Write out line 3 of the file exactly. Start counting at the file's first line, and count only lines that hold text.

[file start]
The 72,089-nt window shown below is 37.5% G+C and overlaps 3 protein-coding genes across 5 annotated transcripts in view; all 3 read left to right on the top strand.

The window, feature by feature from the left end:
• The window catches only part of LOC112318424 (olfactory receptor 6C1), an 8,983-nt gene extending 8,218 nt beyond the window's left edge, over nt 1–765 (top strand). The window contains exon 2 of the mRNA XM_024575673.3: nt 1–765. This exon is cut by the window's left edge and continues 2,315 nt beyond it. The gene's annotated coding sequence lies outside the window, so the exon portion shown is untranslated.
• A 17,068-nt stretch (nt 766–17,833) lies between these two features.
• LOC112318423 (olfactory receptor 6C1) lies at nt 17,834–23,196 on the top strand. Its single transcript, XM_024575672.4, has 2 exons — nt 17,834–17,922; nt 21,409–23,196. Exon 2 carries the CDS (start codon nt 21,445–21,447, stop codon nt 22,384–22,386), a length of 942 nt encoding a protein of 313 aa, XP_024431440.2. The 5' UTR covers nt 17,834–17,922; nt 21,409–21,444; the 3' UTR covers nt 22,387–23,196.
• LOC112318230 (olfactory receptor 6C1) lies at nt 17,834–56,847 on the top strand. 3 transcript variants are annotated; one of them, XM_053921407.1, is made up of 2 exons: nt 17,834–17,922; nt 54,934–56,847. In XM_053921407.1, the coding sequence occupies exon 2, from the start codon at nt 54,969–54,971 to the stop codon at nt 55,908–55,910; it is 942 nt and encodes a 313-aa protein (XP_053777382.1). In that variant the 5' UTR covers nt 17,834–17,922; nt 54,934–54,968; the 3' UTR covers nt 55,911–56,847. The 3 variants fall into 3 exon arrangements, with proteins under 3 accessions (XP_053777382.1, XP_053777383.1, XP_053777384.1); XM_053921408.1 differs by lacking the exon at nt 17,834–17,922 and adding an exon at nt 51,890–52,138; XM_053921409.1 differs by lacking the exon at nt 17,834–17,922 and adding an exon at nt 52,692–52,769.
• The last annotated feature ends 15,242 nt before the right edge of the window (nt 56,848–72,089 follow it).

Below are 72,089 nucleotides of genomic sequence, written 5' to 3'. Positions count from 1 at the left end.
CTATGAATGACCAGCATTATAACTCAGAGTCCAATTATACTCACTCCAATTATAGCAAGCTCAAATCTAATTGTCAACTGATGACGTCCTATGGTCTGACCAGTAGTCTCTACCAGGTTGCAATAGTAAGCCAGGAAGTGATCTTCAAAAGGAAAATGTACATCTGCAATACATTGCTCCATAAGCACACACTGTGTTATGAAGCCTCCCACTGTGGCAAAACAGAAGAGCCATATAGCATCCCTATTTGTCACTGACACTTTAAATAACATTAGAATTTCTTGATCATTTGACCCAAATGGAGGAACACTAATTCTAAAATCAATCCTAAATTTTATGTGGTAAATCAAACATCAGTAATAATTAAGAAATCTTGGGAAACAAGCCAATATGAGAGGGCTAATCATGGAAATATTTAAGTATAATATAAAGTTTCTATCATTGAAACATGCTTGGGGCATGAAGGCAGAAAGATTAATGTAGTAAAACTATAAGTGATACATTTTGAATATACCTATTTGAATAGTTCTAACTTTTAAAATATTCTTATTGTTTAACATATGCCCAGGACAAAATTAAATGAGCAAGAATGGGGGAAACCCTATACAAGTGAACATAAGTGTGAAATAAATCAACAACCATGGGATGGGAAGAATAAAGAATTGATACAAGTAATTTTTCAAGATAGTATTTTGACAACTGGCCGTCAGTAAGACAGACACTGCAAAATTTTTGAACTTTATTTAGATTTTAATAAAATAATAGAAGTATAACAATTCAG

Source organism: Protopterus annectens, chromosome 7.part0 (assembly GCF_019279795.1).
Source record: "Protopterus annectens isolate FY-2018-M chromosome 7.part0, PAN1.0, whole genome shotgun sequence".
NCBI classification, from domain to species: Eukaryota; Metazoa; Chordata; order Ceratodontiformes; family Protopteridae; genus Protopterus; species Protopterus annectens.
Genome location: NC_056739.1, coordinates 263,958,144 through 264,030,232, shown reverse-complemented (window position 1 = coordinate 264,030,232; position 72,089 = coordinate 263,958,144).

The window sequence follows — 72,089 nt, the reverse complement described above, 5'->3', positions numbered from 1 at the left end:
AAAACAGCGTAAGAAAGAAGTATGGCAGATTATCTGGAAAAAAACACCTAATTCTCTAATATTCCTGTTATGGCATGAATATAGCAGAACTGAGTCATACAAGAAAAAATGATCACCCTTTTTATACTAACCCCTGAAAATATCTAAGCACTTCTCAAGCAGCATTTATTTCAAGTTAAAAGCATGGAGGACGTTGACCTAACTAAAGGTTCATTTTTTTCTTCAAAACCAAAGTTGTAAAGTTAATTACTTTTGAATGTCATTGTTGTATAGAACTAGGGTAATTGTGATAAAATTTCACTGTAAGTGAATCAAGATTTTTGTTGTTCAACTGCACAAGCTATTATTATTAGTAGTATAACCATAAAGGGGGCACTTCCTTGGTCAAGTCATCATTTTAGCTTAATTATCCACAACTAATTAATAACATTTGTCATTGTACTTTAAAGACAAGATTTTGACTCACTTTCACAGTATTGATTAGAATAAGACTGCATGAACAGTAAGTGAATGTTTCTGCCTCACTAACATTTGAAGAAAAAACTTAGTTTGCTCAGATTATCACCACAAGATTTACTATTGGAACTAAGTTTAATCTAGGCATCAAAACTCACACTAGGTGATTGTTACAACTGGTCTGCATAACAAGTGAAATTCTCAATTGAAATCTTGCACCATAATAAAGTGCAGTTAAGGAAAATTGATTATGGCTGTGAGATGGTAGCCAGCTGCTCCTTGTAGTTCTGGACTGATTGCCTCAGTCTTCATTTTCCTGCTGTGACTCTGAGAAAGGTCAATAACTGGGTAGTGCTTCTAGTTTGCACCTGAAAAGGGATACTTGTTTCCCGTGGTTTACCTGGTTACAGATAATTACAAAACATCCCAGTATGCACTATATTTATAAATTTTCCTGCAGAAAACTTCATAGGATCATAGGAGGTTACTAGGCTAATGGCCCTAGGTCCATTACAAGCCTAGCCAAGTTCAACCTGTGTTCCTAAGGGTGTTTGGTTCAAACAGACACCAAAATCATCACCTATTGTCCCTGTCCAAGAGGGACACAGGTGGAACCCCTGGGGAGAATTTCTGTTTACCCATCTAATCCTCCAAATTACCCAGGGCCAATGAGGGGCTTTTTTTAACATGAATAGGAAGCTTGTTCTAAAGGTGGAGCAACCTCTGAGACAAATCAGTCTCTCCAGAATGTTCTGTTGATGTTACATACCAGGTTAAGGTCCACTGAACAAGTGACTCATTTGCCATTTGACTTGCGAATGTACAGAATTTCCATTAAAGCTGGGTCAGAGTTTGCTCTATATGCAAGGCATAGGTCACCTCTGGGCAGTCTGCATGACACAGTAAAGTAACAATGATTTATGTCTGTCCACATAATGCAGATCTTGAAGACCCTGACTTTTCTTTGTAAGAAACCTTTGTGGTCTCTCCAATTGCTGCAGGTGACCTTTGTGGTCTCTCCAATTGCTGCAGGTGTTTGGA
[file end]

• The window catches only part of LOC112318424 (olfactory receptor 6C1), an 8,983-nt gene extending 8,218 nt beyond the window's left edge, over nt 1–765 (top strand). The window contains exon 2 of the mRNA XM_024575673.3: nt 1–765. This exon is cut by the window's left edge and continues 2,315 nt beyond it. The gene's annotated coding sequence lies outside the window, so the exon portion shown is untranslated.